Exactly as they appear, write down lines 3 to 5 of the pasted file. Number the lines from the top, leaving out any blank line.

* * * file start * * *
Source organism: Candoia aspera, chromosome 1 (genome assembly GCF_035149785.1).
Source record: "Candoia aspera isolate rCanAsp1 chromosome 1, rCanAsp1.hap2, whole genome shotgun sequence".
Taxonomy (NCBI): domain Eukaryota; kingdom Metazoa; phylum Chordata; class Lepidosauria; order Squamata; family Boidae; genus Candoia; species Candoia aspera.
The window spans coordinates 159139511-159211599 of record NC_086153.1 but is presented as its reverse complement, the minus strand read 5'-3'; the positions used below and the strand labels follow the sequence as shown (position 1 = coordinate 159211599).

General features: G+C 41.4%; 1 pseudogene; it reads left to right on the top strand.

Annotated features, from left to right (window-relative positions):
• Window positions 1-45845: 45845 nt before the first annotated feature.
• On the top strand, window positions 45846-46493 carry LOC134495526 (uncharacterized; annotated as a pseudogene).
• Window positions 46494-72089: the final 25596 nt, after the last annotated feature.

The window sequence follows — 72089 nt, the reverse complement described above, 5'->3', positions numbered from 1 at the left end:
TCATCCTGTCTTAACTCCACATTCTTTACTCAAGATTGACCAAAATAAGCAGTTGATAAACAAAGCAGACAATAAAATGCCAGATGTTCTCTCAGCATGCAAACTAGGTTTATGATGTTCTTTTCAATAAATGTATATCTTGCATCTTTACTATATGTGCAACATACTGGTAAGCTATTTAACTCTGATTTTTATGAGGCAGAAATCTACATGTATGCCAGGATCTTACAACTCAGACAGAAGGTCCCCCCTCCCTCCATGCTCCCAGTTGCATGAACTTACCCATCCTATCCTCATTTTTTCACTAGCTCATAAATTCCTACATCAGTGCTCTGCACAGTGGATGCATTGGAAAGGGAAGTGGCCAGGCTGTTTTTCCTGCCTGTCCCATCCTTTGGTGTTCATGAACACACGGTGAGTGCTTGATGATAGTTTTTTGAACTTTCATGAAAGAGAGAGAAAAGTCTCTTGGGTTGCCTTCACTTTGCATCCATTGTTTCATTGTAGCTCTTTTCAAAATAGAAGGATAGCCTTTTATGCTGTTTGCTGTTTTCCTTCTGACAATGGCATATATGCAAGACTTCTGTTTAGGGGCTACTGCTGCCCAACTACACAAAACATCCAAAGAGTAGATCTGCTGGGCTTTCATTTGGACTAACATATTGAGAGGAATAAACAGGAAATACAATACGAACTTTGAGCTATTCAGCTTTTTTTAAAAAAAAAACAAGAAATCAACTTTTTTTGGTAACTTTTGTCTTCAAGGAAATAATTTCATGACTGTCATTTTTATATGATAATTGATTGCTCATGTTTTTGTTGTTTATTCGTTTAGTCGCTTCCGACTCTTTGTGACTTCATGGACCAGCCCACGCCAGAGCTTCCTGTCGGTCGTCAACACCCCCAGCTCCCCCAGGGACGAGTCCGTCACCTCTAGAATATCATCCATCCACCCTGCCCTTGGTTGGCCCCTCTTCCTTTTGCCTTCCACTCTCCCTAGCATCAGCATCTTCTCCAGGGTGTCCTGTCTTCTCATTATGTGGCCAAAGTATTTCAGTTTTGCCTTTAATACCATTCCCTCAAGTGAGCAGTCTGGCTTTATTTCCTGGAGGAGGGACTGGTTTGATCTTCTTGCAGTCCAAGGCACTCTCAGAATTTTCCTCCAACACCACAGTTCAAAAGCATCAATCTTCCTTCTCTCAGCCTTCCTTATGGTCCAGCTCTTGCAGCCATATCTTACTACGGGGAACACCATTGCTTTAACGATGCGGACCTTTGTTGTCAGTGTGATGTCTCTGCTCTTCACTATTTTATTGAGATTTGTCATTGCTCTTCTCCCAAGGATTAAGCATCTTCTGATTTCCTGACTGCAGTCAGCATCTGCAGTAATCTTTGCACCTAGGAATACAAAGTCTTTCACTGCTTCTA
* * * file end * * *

Taxonomy (NCBI): domain Eukaryota; kingdom Metazoa; phylum Chordata; class Lepidosauria; order Squamata; family Boidae; genus Candoia; species Candoia aspera.
The window spans coordinates 159139511-159211599 of record NC_086153.1 but is presented as its reverse complement, the minus strand read 5'-3'; the positions used below and the strand labels follow the sequence as shown (position 1 = coordinate 159211599).

General features: G+C 41.4%; 1 pseudogene; it reads left to right on the top strand.